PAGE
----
From the very earliest stages of study until far into the intermediate level, students of the Japanese language are continually scratching their heads over the usage of verbs. It is no wonder that they should feel the need for a solid reference book, one they can continually turn to throughout their studying careers. The Handbook of Japanese Verbs is just that book.
The Introduction takes the first step toward comprehension by pointing out the features of Japanese verbs that stand in contrast to their English counterparts, such as tense, politeness level, auxiliaries, and transitive and intransitive forms.
Part 1 shows through tables and concise commentary how Japanese verbs are categorized, conjugated, and combined with auxiliaries. Each form is followed by a short exercise, reinforcing the points just made.
Part 2 takes up the forms described in the first part and shows how they function in full-fledged sentences. Each discussion is followed by examples and exercises, ensuring that the student has understood the forms under discussion.
In the appendices, the student is offered a number of look-up methods, including an English-Japanese verb dictionary. This completes the apparatus necessary for a solid handbook on Japanese verbs, a book students can rely on for many years to come
Die Inhaltsangabe kann sich auf eine andere Ausgabe dieses Titels beziehen.
Excerpt. © Reprinted by permission. All rights reserved.:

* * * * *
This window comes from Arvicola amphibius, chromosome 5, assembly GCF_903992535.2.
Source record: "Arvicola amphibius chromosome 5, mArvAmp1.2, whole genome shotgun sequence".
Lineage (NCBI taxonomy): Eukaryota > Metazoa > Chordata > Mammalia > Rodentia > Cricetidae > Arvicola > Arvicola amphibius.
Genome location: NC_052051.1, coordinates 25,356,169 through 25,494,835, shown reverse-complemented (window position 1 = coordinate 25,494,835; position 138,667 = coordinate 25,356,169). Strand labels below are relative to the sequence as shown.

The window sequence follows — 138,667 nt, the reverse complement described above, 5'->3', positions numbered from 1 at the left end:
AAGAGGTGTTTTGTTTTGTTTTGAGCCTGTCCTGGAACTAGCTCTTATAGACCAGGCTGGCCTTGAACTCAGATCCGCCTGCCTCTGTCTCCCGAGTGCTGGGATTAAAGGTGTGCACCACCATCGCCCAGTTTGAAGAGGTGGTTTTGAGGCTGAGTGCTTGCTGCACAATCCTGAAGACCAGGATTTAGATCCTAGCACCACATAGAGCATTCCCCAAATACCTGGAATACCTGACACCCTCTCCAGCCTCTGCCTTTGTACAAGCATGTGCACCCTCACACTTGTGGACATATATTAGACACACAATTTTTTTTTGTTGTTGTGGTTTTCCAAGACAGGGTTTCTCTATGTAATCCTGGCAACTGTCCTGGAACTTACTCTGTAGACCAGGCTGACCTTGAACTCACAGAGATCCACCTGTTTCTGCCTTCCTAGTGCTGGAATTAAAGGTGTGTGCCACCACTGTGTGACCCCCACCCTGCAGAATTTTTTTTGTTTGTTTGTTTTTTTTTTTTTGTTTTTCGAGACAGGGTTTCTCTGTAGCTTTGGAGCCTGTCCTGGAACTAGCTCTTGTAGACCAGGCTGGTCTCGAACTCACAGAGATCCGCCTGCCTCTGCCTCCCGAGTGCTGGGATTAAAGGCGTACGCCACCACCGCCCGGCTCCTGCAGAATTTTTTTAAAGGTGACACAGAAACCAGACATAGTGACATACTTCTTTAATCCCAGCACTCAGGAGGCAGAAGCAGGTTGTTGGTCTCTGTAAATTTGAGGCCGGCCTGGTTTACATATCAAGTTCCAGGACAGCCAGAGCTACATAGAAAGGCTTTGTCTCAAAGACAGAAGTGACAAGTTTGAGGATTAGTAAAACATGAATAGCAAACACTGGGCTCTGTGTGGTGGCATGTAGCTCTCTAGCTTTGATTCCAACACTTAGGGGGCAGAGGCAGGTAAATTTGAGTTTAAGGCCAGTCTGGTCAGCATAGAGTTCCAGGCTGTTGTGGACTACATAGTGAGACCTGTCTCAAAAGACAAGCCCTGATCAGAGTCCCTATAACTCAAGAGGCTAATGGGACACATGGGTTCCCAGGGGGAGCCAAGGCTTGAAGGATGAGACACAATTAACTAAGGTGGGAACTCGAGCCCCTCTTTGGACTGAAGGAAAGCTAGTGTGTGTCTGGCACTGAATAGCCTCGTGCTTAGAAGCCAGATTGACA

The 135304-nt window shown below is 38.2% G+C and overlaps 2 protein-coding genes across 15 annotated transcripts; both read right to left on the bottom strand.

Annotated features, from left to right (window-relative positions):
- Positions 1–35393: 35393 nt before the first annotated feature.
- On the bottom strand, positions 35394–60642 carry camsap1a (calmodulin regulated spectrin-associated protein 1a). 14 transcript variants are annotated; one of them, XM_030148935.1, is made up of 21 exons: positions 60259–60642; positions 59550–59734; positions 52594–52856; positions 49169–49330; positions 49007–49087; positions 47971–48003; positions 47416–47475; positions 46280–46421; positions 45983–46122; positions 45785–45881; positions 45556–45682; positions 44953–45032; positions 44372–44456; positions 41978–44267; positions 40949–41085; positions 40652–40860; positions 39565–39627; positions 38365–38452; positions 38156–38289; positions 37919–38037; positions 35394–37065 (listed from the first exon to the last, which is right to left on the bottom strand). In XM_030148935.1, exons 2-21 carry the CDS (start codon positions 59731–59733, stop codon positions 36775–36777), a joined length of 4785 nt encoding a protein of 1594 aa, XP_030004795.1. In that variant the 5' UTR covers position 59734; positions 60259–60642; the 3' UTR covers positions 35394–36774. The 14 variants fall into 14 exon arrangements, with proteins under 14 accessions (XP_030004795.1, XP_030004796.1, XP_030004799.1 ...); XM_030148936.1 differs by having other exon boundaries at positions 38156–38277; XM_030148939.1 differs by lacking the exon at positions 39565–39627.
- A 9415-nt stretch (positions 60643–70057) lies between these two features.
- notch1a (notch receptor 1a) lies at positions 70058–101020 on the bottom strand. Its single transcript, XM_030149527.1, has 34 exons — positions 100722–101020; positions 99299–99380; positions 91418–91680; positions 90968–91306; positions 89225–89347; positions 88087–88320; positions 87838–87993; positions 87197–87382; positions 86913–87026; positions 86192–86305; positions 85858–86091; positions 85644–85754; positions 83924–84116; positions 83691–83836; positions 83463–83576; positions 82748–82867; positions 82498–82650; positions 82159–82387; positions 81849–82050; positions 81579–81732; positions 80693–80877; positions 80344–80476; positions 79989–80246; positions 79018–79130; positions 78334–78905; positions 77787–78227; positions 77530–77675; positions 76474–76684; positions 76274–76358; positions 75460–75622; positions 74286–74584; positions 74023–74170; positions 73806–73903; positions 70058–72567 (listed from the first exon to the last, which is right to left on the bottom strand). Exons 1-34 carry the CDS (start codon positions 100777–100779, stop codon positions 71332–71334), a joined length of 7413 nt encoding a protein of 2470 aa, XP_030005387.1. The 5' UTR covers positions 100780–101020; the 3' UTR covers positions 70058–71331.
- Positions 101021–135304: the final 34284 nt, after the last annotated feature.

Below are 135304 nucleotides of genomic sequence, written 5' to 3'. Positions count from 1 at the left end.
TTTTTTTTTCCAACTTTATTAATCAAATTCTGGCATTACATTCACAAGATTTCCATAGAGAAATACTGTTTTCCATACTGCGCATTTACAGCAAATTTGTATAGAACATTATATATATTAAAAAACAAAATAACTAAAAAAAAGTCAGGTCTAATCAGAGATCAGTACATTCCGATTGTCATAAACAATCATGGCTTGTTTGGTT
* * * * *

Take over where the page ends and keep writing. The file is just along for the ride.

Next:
TAEKO KAMIYA received a BA for Doshisha Women's College (Kyoto) and MAs from the University of San Francisco in education and from the Monterey Institute of International Studies in linguistics. She taught Japanese for twenty-five years at the Defense Language Institute in Monterey, California. Among her publications are Speak Japanese Today (1989), Japanese for Fun: Make Your Stay in Japan More Enjoyable (1990), Tuttle New Dictionary on Loanwords in Japanese (1994), Subject-Grouped 1016 Kanji in Context (1997), and Japanese Particle Workbook (1998).
In order to master a foreign language, it is crucial for students to acquire a solid knowledge of its verbs and their usage. Japanese is no exception.
Japanese verbs are often said to be difficult and complicated and hard to learn. That is not true. In fact, they are simple and less complicated to learn than those of many other languages. Unlike some European languages, you do not have to memorize different forms to indicate the number or person or gender of the subject of the sentence. The verb kaku, for instance, could mean I/we write, you (sing./ pl.) write, he/she/it writes or they write. Moreover, Japanese verbs are highly regular in the way they make their forms. Once you grasp certain rules for making such forms as the negative, conjunctive, conditional forms, etc., you will be able to apply these rules to almost any verbs.
The purpose of this book is to describe in detail not only how Japanese verbs conjugate, but how you should use the verb forms in connection with sentence structures.
The book is divided into two parts. Part I deals with the conjugations of the three types of verbs--regular I, regular II and irregular verbs, as well as copulas (be-verbs) and auxiliaries. A conjugation practice follows the description of a verb or a group of verbs. Part II deals with the usage of various verb forms. Each usage is illustrated with example sentences, and exercises are provided every few lessons to allow you to test your understanding.
I do hope that this book will prove to be helpful--you will discover how simple and easy conjugating and using Japanese verbs can be.
„Über diesen Titel“ kann sich auf eine andere Ausgabe dieses Titels beziehen.